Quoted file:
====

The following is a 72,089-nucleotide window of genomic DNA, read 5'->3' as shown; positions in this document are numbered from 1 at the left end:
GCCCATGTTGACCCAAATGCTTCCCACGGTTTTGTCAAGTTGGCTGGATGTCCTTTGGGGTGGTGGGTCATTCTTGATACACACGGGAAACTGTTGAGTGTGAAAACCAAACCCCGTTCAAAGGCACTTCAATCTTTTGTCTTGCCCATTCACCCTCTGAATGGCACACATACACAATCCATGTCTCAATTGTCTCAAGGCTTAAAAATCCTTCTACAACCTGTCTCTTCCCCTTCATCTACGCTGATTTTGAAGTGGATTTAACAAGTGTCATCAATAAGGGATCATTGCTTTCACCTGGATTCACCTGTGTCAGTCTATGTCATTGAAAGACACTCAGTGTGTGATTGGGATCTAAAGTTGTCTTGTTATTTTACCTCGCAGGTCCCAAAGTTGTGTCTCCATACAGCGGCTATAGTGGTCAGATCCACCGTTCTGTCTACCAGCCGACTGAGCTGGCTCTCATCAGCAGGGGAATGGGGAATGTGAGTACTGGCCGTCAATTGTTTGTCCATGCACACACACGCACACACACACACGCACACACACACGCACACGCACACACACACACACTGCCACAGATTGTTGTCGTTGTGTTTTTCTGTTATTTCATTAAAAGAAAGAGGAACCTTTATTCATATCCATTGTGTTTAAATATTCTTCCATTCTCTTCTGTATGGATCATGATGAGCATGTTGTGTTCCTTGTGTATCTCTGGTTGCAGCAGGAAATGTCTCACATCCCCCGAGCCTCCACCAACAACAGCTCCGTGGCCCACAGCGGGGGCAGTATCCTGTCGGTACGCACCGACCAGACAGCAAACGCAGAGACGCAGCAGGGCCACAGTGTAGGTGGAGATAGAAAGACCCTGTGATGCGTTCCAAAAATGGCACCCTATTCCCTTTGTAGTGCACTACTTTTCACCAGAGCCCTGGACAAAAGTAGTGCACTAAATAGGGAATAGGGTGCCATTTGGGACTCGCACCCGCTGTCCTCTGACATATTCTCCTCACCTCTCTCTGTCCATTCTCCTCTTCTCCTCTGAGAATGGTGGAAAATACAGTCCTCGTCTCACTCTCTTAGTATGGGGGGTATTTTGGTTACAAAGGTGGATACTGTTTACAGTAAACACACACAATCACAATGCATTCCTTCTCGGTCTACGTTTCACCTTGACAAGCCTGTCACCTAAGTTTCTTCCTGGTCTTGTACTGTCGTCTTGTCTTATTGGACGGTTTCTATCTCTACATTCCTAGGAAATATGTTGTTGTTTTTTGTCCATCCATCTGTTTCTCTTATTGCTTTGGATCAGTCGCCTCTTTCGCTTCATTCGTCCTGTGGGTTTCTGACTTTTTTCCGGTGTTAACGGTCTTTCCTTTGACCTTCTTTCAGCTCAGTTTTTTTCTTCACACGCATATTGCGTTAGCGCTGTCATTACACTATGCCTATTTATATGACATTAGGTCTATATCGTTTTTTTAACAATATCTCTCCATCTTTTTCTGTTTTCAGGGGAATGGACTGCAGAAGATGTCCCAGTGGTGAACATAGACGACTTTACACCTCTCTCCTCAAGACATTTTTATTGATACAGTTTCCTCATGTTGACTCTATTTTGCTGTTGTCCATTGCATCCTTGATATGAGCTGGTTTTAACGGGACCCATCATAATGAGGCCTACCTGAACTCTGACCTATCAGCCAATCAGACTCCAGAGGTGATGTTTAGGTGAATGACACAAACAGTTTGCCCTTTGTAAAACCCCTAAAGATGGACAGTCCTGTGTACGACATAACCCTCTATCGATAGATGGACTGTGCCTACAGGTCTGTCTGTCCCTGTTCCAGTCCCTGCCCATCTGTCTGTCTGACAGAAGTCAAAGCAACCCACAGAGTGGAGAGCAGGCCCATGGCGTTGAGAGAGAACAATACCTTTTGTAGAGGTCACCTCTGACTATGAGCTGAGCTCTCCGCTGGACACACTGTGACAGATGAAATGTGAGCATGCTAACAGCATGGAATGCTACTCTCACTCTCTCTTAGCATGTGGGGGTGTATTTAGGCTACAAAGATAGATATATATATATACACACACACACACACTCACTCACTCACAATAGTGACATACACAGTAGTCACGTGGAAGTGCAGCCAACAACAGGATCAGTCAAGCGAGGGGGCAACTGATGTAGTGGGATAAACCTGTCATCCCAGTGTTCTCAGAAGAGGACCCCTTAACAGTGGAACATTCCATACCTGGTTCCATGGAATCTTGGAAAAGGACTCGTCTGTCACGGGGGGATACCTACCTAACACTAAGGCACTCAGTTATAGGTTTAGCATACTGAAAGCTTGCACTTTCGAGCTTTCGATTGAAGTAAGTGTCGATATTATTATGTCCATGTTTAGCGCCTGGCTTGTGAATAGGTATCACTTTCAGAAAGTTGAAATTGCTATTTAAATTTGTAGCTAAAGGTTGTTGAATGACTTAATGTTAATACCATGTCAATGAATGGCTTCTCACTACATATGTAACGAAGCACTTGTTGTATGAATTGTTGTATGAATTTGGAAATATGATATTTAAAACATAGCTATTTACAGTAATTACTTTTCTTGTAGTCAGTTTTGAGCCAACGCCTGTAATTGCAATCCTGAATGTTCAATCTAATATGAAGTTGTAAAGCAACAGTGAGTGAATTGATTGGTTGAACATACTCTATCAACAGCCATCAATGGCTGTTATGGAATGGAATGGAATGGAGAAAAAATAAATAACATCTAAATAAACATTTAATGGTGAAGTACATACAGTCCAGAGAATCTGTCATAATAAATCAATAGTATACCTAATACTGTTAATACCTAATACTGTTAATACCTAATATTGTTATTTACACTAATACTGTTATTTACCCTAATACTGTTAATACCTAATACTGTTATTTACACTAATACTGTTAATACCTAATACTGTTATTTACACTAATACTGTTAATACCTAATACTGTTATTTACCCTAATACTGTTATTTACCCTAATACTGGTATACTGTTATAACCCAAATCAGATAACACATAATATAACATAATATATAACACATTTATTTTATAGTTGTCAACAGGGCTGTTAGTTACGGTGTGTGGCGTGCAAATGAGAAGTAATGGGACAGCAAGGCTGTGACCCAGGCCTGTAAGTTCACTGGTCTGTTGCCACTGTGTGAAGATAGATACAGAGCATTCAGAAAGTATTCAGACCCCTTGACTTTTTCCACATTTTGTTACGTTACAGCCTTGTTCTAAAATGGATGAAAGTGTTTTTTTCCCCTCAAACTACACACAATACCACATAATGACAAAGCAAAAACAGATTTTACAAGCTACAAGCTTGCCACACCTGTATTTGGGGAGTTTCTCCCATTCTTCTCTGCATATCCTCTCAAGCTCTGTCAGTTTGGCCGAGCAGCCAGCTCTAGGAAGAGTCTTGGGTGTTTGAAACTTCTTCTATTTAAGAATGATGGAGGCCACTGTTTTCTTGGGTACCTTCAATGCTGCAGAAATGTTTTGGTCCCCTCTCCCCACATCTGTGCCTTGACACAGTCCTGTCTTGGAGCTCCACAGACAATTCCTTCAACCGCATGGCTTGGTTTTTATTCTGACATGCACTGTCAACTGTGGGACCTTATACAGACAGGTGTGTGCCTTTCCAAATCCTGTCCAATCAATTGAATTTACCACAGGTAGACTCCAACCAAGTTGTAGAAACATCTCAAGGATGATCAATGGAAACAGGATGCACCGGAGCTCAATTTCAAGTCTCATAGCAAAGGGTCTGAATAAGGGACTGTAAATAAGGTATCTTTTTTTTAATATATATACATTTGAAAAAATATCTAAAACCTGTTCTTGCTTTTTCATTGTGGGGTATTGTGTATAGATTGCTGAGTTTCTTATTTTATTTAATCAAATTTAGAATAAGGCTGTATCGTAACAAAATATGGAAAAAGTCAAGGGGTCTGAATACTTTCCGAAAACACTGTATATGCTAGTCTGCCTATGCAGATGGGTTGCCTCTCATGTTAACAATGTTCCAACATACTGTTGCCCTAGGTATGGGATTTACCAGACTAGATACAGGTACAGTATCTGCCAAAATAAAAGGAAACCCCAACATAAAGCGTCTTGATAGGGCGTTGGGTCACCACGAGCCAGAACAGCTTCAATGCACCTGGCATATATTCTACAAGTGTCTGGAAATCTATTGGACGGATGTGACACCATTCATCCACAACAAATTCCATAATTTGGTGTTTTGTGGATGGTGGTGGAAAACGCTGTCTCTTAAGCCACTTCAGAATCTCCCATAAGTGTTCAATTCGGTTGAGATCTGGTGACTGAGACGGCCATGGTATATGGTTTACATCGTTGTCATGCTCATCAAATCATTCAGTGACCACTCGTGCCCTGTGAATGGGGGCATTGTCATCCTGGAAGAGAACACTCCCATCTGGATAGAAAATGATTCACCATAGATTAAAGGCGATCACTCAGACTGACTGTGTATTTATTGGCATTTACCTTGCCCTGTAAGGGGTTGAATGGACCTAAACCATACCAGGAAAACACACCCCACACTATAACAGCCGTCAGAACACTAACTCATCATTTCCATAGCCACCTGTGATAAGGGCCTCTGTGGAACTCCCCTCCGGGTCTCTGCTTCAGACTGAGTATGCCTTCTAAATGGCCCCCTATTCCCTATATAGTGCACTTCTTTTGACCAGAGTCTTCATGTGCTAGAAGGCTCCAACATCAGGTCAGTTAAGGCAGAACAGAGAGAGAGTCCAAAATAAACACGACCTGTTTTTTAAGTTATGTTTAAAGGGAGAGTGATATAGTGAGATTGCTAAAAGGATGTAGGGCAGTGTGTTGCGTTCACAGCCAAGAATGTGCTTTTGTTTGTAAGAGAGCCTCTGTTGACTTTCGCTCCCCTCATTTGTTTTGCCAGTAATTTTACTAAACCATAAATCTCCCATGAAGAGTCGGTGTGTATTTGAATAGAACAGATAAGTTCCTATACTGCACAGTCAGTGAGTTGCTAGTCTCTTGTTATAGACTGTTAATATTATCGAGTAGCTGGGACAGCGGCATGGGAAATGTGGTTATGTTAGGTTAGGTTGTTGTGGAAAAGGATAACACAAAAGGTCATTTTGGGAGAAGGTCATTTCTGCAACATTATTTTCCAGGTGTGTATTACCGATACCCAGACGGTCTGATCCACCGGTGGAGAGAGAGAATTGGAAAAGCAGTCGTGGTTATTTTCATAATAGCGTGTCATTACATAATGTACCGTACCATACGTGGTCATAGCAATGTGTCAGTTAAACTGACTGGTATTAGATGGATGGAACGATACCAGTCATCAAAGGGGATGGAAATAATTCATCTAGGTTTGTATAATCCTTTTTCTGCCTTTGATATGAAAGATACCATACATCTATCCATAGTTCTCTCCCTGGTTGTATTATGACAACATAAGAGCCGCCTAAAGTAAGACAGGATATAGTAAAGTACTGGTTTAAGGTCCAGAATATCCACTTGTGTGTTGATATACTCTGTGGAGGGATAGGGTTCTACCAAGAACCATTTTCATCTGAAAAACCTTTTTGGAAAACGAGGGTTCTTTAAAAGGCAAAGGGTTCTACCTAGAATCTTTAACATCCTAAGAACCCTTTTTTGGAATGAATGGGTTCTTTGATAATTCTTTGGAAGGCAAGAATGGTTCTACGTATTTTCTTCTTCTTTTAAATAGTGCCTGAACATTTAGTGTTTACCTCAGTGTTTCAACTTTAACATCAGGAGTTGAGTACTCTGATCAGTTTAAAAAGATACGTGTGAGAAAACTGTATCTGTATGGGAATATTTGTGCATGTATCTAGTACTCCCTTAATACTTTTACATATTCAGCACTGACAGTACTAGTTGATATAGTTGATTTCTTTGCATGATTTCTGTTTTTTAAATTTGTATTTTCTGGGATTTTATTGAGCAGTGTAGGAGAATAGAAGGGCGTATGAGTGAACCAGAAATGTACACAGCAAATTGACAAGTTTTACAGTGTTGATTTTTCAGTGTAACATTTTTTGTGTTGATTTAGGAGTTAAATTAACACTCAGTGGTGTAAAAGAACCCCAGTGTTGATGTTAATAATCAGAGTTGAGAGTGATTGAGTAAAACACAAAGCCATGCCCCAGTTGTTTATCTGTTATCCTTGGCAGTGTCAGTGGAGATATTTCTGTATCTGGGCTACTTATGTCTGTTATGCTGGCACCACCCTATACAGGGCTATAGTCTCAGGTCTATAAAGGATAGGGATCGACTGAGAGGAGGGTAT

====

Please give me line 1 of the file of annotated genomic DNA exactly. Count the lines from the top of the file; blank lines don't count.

The following is a 72,089-nucleotide window of genomic DNA, read 5'->3' as shown; positions in this document are numbered from 1 at the left end: